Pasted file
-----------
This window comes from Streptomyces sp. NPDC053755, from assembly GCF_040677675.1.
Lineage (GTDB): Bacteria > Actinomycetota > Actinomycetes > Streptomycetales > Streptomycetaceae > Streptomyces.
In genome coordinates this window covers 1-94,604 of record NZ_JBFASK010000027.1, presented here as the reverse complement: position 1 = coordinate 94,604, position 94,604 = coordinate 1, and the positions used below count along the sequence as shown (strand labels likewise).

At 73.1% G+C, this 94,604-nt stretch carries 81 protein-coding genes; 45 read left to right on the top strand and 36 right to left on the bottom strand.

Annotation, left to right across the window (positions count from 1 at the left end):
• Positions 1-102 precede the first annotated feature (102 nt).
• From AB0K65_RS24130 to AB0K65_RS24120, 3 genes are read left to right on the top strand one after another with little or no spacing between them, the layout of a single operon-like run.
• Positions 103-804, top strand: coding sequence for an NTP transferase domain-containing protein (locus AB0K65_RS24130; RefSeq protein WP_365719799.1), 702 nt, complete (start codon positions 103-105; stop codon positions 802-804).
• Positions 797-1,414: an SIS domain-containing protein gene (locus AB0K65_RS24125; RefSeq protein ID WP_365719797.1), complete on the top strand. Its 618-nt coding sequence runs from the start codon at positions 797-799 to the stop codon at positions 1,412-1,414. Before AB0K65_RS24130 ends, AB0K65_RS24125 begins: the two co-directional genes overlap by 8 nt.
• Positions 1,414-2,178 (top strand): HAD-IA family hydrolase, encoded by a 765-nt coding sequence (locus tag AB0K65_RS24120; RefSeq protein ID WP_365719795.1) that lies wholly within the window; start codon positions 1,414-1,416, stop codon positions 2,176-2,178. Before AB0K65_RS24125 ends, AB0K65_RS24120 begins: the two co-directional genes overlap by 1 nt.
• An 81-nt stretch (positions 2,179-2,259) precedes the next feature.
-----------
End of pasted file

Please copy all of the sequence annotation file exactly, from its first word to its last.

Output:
This window comes from Streptomyces sp. NPDC053755, from assembly GCF_040677675.1.
Lineage (GTDB): Bacteria > Actinomycetota > Actinomycetes > Streptomycetales > Streptomycetaceae > Streptomyces.
In genome coordinates this window covers 1-94,604 of record NZ_JBFASK010000027.1, presented here as the reverse complement: position 1 = coordinate 94,604, position 94,604 = coordinate 1, and the positions used below count along the sequence as shown (strand labels likewise).

At 73.1% G+C, this 94,604-nt stretch carries 81 protein-coding genes; 45 read left to right on the top strand and 36 right to left on the bottom strand.

Annotation, left to right across the window (positions count from 1 at the left end):
• Positions 1-102 precede the first annotated feature (102 nt).
• From AB0K65_RS24130 to AB0K65_RS24120, 3 genes are read left to right on the top strand one after another with little or no spacing between them, the layout of a single operon-like run.
• Positions 103-804, top strand: coding sequence for an NTP transferase domain-containing protein (locus AB0K65_RS24130; RefSeq protein WP_365719799.1), 702 nt, complete (start codon positions 103-105; stop codon positions 802-804).
• Positions 797-1,414: an SIS domain-containing protein gene (locus AB0K65_RS24125; RefSeq protein ID WP_365719797.1), complete on the top strand. Its 618-nt coding sequence runs from the start codon at positions 797-799 to the stop codon at positions 1,412-1,414. Before AB0K65_RS24130 ends, AB0K65_RS24125 begins: the two co-directional genes overlap by 8 nt.
• Positions 1,414-2,178 (top strand): HAD-IA family hydrolase, encoded by a 765-nt coding sequence (locus tag AB0K65_RS24120; RefSeq protein ID WP_365719795.1) that lies wholly within the window; start codon positions 1,414-1,416, stop codon positions 2,176-2,178. Before AB0K65_RS24125 ends, AB0K65_RS24120 begins: the two co-directional genes overlap by 1 nt.
• An 81-nt stretch (positions 2,179-2,259) precedes the next feature.